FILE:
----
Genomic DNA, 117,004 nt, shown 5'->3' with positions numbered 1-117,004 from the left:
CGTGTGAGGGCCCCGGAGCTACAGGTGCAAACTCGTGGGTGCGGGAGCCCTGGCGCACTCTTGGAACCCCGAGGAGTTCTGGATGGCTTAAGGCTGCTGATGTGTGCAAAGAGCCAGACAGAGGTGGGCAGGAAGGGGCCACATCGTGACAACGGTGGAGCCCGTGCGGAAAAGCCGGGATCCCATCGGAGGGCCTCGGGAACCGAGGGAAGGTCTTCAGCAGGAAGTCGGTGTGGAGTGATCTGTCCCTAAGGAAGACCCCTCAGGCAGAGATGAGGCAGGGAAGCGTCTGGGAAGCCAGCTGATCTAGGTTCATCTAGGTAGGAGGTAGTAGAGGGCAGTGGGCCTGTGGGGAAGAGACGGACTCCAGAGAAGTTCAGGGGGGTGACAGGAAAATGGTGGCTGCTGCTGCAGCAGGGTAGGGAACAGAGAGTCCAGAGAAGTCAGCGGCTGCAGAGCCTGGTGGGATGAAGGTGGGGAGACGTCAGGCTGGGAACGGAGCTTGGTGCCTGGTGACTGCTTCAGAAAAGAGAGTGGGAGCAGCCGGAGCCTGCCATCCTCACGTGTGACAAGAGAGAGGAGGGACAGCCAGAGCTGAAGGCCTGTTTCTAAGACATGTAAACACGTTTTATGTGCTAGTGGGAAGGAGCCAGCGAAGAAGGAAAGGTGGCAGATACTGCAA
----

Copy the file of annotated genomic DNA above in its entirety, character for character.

Genomic DNA, 117,004 nt, shown 5'->3' with positions numbered 1-117,004 from the left:
CGTGTGAGGGCCCCGGAGCTACAGGTGCAAACTCGTGGGTGCGGGAGCCCTGGCGCACTCTTGGAACCCCGAGGAGTTCTGGATGGCTTAAGGCTGCTGATGTGTGCAAAGAGCCAGACAGAGGTGGGCAGGAAGGGGCCACATCGTGACAACGGTGGAGCCCGTGCGGAAAAGCCGGGATCCCATCGGAGGGCCTCGGGAACCGAGGGAAGGTCTTCAGCAGGAAGTCGGTGTGGAGTGATCTGTCCCTAAGGAAGACCCCTCAGGCAGAGATGAGGCAGGGAAGCGTCTGGGAAGCCAGCTGATCTAGGTTCATCTAGGTAGGAGGTAGTAGAGGGCAGTGGGCCTGTGGGGAAGAGACGGACTCCAGAGAAGTTCAGGGGGGTGACAGGAAAATGGTGGCTGCTGCTGCAGCAGGGTAGGGAACAGAGAGTCCAGAGAAGTCAGCGGCTGCAGAGCCTGGTGGGATGAAGGTGGGGAGACGTCAGGCTGGGAACGGAGCTTGGTGCCTGGTGACTGCTTCAGAAAAGAGAGTGGGAGCAGCCGGAGCCTGCCATCCTCACGTGTGACAAGAGAGAGGAGGGACAGCCAGAGCTGAAGGCCTGTTTCTAAGACATGTAAACACGTTTTATGTGCTAGTGGGAAGGAGCCAGCGAAGAAGGAAAGGTGGCAGATACTGCAA